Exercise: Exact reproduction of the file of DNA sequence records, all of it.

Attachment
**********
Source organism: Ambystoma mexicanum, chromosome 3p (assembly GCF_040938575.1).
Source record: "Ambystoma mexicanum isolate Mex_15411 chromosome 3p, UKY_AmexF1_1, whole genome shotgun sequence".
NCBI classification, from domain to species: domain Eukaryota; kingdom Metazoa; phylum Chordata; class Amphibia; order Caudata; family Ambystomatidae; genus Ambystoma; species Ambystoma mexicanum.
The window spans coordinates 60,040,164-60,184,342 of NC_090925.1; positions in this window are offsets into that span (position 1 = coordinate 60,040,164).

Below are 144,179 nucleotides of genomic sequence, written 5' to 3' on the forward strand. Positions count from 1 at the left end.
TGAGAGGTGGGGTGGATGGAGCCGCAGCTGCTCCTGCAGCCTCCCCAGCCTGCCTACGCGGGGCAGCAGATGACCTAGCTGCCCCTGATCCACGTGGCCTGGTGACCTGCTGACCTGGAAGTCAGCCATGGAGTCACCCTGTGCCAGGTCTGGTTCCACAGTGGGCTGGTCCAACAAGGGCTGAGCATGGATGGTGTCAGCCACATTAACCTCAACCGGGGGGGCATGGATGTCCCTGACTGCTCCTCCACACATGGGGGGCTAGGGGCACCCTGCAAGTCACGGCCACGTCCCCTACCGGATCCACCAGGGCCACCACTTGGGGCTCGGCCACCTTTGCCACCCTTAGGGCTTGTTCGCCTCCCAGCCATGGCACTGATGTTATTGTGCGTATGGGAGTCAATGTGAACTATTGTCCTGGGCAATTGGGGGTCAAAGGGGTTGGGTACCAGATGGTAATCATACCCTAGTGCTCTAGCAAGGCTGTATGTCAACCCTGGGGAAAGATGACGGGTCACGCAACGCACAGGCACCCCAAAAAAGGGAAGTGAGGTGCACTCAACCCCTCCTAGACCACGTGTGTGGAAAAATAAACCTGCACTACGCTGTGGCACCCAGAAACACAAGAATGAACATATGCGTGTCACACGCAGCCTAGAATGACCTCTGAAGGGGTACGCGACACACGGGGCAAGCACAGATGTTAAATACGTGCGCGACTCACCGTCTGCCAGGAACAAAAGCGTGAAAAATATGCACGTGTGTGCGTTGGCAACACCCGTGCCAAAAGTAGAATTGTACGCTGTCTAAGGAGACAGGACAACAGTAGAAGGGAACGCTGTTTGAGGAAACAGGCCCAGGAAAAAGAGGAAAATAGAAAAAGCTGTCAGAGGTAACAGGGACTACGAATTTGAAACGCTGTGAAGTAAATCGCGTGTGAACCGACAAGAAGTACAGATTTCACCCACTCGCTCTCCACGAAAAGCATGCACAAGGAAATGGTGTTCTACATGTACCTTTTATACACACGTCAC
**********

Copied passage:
Source organism: Ambystoma mexicanum, chromosome 3p (assembly GCF_040938575.1).
Source record: "Ambystoma mexicanum isolate Mex_15411 chromosome 3p, UKY_AmexF1_1, whole genome shotgun sequence".
NCBI classification, from domain to species: domain Eukaryota; kingdom Metazoa; phylum Chordata; class Amphibia; order Caudata; family Ambystomatidae; genus Ambystoma; species Ambystoma mexicanum.
The window spans coordinates 60,040,164-60,184,342 of NC_090925.1; positions in this window are offsets into that span (position 1 = coordinate 60,040,164).

Below are 144,179 nucleotides of genomic sequence, written 5' to 3' on the forward strand. Positions count from 1 at the left end.
TGAGAGGTGGGGTGGATGGAGCCGCAGCTGCTCCTGCAGCCTCCCCAGCCTGCCTACGCGGGGCAGCAGATGACCTAGCTGCCCCTGATCCACGTGGCCTGGTGACCTGCTGACCTGGAAGTCAGCCATGGAGTCACCCTGTGCCAGGTCTGGTTCCACAGTGGGCTGGTCCAACAAGGGCTGAGCATGGATGGTGTCAGCCACATTAACCTCAACCGGGGGGGCATGGATGTCCCTGACTGCTCCTCCACACATGGGGGGCTAGGGGCACCCTGCAAGTCACGGCCACGTCCCCTACCGGATCCACCAGGGCCACCACTTGGGGCTCGGCCACCTTTGCCACCCTTAGGGCTTGTTCGCCTCCCAGCCATGGCACTGATGTTATTGTGCGTATGGGAGTCAATGTGAACTATTGTCCTGGGCAATTGGGGGTCAAAGGGGTTGGGTACCAGATGGTAATCATACCCTAGTGCTCTAGCAAGGCTGTATGTCAACCCTGGGGAAAGATGACGGGTCACGCAACGCACAGGCACCCCAAAAAAGGGAAGTGAGGTGCACTCAACCCCTCCTAGACCACGTGTGTGGAAAAATAAACCTGCACTACGCTGTGGCACCCAGAAACACAAGAATGAACATATGCGTGTCACACGCAGCCTAGAATGACCTCTGAAGGGGTACGCGACACACGGGGCAAGCACAGATGTTAAATACGTGCGCGACTCACCGTCTGCCAGGAACAAAAGCGTGAAAAATATGCACGTGTGTGCGTTGGCAACACCCGTGCCAAAAGTAGAATTGTACGCTGTCTAAGGAGACAGGACAACAGTAGAAGGGAACGCTGTTTGAGGAAACAGGCCCAGGAAAAAGAGGAAAATAGAAAAAGCTGTCAGAGGTAACAGGGACTACGAATTTGAAACGCTGTGAAGTAAATCGCGTGTGAACCGACAAGAAGTACAGATTTCACCCACTCGCTCTCCACGAAAAGCATGCACAAGGAAATGGTGTTCTACATGTACCTTTTATACACACGTCAC